The actual question was Should Spanish-speaking students get credit for doing well in AP Spanish in the Washington Post, but it's a good question for the Chinese AP.

Just as with the Chinese SAT II - do native Chinese speakers have an unfair advantage?

My thought is no, but it helps on the Chinese SAT II if you get the right study material so if you are a native Chinese speaker, you get a high score. I did appreciate the point made in the comments that just because you speak a language, does not mean you have a good understanding of the rules of grammar and such. That is especially true in English, which has all sorts of inconsistent grammar, pronunciation, and spelling rules (the challenge of a language that continually borrows from other languages).

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Wednesday, December 9, 2009

Lang Lang Profile in the New Yorker

Good article from last year about Lang Lang from the New Yorker.

The Olympian - How China’s greatest musician will win the Beijing Games.

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Attention Teachers: Learning Chinese + Yummy Food = Chinese New Year at Panda Express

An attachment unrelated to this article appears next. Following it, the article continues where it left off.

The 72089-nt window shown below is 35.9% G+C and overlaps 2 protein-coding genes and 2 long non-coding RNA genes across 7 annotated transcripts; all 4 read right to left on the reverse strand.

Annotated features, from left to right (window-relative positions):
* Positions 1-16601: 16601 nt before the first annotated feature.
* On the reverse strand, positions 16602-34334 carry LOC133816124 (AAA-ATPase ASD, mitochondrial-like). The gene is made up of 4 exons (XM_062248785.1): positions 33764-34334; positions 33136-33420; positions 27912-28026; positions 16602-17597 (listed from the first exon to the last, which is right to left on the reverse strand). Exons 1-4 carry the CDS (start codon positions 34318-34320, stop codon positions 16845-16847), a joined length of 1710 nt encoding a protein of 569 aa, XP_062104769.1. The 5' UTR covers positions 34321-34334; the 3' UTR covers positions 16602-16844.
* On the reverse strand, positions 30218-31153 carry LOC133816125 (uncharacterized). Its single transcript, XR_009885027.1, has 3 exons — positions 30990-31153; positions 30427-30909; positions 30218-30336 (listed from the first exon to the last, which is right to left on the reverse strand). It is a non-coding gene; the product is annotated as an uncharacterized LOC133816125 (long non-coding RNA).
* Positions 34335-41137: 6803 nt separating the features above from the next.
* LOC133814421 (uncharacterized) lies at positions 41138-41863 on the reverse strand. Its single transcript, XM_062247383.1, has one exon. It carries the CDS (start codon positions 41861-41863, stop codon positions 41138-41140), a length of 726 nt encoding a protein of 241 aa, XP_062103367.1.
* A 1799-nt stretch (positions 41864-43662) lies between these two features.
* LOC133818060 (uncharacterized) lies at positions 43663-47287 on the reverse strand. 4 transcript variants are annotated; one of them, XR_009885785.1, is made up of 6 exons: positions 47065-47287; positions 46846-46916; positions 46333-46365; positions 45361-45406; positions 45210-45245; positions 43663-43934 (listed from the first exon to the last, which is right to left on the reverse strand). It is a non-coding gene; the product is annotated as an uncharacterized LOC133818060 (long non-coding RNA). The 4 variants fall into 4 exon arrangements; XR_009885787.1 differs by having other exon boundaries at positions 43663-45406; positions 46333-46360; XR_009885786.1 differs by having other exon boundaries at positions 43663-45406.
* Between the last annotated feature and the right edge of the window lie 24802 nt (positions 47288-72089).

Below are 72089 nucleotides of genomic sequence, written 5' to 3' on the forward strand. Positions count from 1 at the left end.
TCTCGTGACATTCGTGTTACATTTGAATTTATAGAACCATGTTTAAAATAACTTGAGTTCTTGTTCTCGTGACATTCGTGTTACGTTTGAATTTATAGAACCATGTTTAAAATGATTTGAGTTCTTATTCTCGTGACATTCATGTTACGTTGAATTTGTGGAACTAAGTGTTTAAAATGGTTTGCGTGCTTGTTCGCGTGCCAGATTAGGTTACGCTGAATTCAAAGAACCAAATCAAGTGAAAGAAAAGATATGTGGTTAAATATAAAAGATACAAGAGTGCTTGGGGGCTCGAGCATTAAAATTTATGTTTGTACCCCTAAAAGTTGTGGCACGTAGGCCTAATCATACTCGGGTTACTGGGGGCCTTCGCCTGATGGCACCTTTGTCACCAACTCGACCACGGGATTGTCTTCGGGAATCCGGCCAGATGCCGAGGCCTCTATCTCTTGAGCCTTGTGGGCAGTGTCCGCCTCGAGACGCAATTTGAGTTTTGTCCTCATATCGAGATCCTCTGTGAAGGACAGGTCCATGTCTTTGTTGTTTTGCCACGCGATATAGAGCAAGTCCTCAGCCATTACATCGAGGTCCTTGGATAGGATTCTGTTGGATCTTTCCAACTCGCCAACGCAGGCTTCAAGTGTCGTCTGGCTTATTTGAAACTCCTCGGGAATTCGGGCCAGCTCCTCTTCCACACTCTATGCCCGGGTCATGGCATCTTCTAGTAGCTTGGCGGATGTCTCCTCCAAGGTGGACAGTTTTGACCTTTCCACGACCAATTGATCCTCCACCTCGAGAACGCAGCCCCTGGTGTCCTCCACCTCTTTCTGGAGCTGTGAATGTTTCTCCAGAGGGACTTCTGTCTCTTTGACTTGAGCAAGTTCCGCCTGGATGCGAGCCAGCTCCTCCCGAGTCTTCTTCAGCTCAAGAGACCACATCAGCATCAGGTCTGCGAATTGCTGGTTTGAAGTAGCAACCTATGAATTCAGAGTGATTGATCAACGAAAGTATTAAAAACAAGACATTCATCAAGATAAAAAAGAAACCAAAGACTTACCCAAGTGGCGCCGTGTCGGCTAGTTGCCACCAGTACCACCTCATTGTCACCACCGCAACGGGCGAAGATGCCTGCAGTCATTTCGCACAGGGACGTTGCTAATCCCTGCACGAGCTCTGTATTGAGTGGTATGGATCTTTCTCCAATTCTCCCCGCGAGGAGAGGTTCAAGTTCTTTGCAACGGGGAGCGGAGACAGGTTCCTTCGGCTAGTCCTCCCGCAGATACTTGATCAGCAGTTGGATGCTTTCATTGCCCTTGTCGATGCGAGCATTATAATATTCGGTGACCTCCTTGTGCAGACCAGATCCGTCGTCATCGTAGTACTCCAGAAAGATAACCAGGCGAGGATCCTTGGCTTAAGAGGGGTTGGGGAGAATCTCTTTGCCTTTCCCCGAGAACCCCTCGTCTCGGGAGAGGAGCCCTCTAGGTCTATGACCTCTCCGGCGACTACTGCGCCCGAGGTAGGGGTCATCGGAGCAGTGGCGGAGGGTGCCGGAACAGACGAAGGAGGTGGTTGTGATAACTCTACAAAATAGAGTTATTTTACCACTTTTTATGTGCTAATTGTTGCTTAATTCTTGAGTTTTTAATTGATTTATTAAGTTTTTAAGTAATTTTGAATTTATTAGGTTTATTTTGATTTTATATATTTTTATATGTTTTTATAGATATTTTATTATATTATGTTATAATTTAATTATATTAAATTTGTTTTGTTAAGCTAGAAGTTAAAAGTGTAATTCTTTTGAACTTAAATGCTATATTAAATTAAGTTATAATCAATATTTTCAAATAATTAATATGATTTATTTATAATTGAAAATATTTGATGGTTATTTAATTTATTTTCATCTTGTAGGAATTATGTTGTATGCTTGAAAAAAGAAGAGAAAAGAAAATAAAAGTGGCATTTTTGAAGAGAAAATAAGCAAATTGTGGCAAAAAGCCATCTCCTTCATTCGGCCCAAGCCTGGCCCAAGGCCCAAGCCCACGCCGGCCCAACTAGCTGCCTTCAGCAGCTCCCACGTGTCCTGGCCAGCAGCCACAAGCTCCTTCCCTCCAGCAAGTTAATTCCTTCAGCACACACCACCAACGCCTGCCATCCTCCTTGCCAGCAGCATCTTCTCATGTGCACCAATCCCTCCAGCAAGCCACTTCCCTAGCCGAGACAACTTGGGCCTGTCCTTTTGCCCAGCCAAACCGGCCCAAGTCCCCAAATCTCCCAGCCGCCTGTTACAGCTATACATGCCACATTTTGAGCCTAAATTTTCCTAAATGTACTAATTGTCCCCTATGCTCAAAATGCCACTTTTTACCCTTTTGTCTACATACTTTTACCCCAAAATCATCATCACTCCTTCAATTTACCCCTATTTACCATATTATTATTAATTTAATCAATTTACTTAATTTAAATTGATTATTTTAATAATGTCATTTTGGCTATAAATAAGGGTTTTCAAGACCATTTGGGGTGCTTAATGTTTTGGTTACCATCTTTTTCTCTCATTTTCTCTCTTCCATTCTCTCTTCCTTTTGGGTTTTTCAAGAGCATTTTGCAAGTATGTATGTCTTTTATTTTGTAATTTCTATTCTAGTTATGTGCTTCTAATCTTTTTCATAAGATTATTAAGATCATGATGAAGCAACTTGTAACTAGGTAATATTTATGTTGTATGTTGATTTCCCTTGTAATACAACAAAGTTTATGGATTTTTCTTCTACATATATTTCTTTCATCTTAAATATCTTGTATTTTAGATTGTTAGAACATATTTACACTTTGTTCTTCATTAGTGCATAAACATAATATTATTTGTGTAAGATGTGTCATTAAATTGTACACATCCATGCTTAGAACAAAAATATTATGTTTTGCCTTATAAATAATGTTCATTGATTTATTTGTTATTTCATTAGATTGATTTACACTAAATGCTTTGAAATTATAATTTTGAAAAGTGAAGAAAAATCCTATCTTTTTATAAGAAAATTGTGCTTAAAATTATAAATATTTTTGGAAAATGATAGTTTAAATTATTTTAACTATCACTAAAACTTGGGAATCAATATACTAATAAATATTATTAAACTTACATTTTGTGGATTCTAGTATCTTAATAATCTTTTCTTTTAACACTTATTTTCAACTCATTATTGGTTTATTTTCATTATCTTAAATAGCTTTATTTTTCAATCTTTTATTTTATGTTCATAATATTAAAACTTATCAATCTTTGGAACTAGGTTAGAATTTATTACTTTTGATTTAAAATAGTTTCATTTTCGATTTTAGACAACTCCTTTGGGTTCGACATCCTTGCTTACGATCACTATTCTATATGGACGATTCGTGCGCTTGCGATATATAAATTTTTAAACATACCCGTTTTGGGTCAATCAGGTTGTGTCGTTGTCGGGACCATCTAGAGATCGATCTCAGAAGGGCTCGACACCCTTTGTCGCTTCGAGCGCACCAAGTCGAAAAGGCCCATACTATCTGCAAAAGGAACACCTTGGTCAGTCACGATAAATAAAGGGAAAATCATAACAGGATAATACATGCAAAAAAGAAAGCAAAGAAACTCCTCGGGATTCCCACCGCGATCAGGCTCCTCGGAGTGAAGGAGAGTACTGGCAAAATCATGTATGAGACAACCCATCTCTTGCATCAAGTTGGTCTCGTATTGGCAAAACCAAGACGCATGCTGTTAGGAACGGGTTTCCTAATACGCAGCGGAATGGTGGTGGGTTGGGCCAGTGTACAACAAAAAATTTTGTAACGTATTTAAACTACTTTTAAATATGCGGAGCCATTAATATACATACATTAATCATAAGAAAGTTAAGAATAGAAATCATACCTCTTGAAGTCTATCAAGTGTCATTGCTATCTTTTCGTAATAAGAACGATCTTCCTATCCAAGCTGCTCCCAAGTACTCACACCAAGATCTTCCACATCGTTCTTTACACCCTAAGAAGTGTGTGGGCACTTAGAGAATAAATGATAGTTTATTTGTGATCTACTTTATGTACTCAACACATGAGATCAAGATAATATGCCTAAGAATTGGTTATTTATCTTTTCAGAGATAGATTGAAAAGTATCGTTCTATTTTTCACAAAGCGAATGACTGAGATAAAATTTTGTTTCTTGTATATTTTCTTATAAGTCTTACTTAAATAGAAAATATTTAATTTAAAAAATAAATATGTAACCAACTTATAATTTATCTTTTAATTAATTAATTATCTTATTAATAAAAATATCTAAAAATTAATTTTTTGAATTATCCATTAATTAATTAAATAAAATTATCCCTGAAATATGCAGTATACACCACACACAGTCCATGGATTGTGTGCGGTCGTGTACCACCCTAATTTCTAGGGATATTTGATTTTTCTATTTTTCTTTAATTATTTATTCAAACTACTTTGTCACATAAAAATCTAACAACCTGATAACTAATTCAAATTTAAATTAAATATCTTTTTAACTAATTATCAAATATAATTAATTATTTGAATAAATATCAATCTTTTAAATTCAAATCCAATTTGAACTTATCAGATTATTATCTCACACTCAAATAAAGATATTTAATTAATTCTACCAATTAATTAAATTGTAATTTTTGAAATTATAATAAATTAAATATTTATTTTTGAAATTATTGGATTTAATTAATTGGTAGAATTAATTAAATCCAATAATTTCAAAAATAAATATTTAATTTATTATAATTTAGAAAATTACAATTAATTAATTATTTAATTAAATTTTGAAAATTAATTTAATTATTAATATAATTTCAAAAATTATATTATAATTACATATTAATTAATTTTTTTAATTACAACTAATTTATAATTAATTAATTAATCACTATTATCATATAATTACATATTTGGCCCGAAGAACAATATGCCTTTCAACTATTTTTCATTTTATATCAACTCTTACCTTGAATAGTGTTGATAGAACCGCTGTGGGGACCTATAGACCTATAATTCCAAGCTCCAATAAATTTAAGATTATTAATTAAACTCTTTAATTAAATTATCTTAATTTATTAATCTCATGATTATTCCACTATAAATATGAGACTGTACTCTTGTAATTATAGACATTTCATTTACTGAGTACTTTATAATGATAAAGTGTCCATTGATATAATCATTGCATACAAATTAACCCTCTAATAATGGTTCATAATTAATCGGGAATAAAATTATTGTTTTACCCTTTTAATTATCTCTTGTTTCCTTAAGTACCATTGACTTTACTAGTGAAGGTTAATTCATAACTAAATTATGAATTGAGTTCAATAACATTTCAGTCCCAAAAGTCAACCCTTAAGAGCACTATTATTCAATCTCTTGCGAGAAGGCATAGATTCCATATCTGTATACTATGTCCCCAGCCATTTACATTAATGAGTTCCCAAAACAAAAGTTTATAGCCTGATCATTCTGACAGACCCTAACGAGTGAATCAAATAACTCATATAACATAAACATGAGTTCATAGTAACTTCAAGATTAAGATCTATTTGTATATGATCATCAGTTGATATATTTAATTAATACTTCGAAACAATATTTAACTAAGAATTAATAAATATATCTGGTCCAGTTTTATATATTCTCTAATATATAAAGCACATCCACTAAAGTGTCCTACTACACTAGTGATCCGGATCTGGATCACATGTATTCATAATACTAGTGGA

Special Announcement for Teachers:

Chinese New Year is coming up and the Panda Express chain of Chinese restaurants is offering a FREE educational program to schools!

Panda Express is continuing with its Chinese New Year Learn With Me Program™. This provides educators with a FREE instructional resource kit to encourage 2nd to 4th graders to learn about traditional Chinese New Year celebrations.

The Chinese New Year Learn with Me Program kit contains:

* Panda Express’ Year of the Tiger DVD
* Year of the Tiger Fact Sheet
* Jade Emperor’s Interactive Game & Activity Sheet
* Chinese New Year Decoration Art Activity
* Lai See Activity Sheet
* Bookmarks (with a Free Kids Meal with purchase coupon attached)

A school is entitled to multiple orders for several classes, but each class can be given materials for 35 students each.


Please fill up the request form by Friday, December 18, 2009 by 11:59 pm Pacific Standard Time.

Sign up today and have a Happy Chinese New Year with your class!

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Tuesday, December 8, 2009

1 in 6 US Workers are Foreign Born

Interesting article in the NY Times. Number of foreign-born workers increases to 16% in the U.S.

Monica Boyd, a sociology professor at the University of Toronto, said the second generation personified “the overachievement model, a tendency for very high achievement that seems to come as a result of immigrant parents’ instilling in these kids an enormous drive.” Professor Boyd added, “Many try to instill in their kids the phrase, ‘We did this all for you.’ ”